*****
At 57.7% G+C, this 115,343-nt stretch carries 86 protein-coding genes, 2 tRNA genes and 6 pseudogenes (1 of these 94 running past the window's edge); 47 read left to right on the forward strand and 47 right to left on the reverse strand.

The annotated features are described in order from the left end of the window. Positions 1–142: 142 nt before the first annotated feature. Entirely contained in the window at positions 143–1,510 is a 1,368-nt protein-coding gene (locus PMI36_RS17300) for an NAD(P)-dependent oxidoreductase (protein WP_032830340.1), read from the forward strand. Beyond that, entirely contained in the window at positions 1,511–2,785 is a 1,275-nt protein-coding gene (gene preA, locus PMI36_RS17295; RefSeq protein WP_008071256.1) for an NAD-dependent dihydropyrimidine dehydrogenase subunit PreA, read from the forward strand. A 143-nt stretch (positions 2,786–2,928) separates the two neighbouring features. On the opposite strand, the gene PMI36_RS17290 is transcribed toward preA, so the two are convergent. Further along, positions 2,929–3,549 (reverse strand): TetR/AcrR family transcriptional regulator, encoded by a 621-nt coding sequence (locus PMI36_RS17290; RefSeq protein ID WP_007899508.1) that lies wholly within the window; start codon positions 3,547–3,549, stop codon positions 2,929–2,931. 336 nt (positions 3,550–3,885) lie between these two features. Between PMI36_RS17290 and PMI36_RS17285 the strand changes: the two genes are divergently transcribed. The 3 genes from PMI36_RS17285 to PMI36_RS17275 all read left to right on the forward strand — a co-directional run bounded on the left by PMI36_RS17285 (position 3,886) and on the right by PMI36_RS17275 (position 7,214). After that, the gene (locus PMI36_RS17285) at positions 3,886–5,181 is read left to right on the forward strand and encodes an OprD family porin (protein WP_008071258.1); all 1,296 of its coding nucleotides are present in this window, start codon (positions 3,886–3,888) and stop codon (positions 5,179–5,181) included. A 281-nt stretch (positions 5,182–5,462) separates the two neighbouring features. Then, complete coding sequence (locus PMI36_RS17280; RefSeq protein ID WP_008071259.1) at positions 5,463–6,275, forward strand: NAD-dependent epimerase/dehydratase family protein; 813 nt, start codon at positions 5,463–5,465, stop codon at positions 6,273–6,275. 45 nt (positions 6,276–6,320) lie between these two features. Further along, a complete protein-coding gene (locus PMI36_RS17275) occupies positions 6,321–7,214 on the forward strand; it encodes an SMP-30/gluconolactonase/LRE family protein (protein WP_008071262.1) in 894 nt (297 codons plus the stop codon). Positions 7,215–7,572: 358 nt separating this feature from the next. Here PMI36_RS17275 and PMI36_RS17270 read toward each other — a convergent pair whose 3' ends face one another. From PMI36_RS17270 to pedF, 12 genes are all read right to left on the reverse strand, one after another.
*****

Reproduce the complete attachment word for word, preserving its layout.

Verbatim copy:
At 57.7% G+C, this 115,343-nt stretch carries 86 protein-coding genes, 2 tRNA genes and 6 pseudogenes (1 of these 94 running past the window's edge); 47 read left to right on the forward strand and 47 right to left on the reverse strand.

The annotated features are described in order from the left end of the window. Positions 1–142: 142 nt before the first annotated feature. Entirely contained in the window at positions 143–1,510 is a 1,368-nt protein-coding gene (locus PMI36_RS17300) for an NAD(P)-dependent oxidoreductase (protein WP_032830340.1), read from the forward strand. Beyond that, entirely contained in the window at positions 1,511–2,785 is a 1,275-nt protein-coding gene (gene preA, locus PMI36_RS17295; RefSeq protein WP_008071256.1) for an NAD-dependent dihydropyrimidine dehydrogenase subunit PreA, read from the forward strand. A 143-nt stretch (positions 2,786–2,928) separates the two neighbouring features. On the opposite strand, the gene PMI36_RS17290 is transcribed toward preA, so the two are convergent. Further along, positions 2,929–3,549 (reverse strand): TetR/AcrR family transcriptional regulator, encoded by a 621-nt coding sequence (locus PMI36_RS17290; RefSeq protein ID WP_007899508.1) that lies wholly within the window; start codon positions 3,547–3,549, stop codon positions 2,929–2,931. 336 nt (positions 3,550–3,885) lie between these two features. Between PMI36_RS17290 and PMI36_RS17285 the strand changes: the two genes are divergently transcribed. The 3 genes from PMI36_RS17285 to PMI36_RS17275 all read left to right on the forward strand — a co-directional run bounded on the left by PMI36_RS17285 (position 3,886) and on the right by PMI36_RS17275 (position 7,214). After that, the gene (locus PMI36_RS17285) at positions 3,886–5,181 is read left to right on the forward strand and encodes an OprD family porin (protein WP_008071258.1); all 1,296 of its coding nucleotides are present in this window, start codon (positions 3,886–3,888) and stop codon (positions 5,179–5,181) included. A 281-nt stretch (positions 5,182–5,462) separates the two neighbouring features. Then, complete coding sequence (locus PMI36_RS17280; RefSeq protein ID WP_008071259.1) at positions 5,463–6,275, forward strand: NAD-dependent epimerase/dehydratase family protein; 813 nt, start codon at positions 5,463–5,465, stop codon at positions 6,273–6,275. 45 nt (positions 6,276–6,320) lie between these two features. Further along, a complete protein-coding gene (locus PMI36_RS17275) occupies positions 6,321–7,214 on the forward strand; it encodes an SMP-30/gluconolactonase/LRE family protein (protein WP_008071262.1) in 894 nt (297 codons plus the stop codon). Positions 7,215–7,572: 358 nt separating this feature from the next. Here PMI36_RS17275 and PMI36_RS17270 read toward each other — a convergent pair whose 3' ends face one another. From PMI36_RS17270 to pedF, 12 genes are all read right to left on the reverse strand, one after another.